A 25-year-old girl currently has a job in a large office located in a major city. On the floor of the office building where she works, there aren’t a lot of people up there; about a dozen or so, as they’re all part of a really particular part of the company.
So anyway, every single day, she brings her lunch with her to work, as she has zero time to get up from her desk and go out to get food.
“One of my favorite foods is strawberries, and I eat them all the time,” she explained. “About a week ago, a woman I’ll call Jane (47f) started working in the room about 7 doors down from me. A couple of days ago, I pulled out my lunch and started munching on my strawberries while trying to type an e-mail.”
“Jane knocks on my door and asks me what the hell I’m doing. She says this in a very high-pitched, pissed tone, so I’m taken aback, and all I can murmur out is a small “what-“ before she starts yelling at me. She goes on about how I should know she’s allergic and that even smelling strawberries can cause her a severe reaction.”
“I cough on my strawberry and rush to put it back in its container, and she gets even angrier that I didn’t already know. I apologize and put my food back in my lunch box, then put it in the drawer of my desk.”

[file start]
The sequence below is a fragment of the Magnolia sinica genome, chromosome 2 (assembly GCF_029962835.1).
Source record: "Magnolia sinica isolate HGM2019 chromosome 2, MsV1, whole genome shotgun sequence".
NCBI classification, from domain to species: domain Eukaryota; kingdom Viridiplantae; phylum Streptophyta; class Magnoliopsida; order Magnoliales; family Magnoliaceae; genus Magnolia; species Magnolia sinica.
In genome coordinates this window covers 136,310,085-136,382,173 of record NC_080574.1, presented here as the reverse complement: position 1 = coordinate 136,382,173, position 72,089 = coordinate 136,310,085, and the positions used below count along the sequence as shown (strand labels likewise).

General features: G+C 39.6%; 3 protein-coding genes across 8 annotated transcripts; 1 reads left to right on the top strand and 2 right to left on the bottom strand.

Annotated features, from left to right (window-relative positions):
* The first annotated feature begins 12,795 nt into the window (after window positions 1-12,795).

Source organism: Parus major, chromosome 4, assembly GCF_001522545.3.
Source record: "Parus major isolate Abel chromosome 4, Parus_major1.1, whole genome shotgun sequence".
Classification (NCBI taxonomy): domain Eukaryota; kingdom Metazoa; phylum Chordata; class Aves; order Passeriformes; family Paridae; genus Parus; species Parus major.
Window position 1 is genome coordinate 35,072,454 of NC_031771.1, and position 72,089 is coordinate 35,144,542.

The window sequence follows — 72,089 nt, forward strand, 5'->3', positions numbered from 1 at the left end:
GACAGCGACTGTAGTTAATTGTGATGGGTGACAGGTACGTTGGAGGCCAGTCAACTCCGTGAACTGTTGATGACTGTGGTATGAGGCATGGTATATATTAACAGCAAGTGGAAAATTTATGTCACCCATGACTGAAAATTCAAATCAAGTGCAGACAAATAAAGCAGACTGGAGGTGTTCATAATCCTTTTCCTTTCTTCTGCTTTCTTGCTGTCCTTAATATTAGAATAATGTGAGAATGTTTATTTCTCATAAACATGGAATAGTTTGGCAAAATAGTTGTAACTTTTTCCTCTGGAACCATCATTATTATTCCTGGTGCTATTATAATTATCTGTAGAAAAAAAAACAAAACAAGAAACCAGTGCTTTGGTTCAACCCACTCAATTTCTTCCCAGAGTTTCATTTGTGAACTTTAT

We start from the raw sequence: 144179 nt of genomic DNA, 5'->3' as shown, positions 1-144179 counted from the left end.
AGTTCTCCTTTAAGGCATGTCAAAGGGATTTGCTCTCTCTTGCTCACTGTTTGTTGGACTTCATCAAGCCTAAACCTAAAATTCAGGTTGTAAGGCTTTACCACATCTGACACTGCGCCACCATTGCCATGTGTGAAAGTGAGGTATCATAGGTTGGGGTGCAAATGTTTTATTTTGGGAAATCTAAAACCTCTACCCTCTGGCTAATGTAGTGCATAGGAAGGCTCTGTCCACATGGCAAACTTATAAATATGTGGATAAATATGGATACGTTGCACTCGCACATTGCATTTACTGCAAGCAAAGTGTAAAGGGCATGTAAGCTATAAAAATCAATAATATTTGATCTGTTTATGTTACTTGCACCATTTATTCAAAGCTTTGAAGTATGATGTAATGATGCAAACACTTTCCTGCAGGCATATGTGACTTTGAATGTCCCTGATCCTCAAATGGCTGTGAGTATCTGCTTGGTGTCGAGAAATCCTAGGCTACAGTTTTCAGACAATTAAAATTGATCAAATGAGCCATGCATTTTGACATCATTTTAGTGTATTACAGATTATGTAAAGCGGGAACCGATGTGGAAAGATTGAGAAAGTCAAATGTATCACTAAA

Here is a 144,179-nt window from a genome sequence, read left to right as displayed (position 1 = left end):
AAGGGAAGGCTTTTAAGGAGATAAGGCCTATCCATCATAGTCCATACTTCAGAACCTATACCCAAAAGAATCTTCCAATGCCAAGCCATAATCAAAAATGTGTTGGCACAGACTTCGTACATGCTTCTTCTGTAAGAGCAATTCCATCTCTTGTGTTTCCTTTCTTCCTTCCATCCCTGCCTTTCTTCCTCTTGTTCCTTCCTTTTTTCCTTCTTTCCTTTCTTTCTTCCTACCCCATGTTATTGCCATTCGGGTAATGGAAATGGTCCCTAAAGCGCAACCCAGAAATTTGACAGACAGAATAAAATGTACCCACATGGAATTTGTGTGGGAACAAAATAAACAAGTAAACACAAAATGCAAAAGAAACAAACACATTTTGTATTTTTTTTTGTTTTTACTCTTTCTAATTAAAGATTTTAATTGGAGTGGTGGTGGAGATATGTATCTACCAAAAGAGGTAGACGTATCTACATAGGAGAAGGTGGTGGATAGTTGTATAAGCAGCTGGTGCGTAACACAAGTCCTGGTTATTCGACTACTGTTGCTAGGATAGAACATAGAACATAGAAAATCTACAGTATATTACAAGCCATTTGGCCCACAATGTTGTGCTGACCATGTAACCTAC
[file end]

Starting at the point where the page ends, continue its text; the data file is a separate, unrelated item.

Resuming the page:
The day after Jane confronted her, she asked her supervisor Derrick if she could speak to him about what had happened with Jane.
As she was sitting across from Derrick, she asked if they could create signs for each of their offices stating the allergies they might all have at the company.
Derrick was puzzled by her request and couldn’t understand why she would ask that. She filled Derrick in on how Jane had yelled at her about the strawberries, and Derrick replied that Jane has no paperwork from a doctor proving that she has an allergy.
Additionally, when Jane filled out paperwork to start working there, there was a section to fill in allergies, and Jane didn’t put that she was allergic to anything.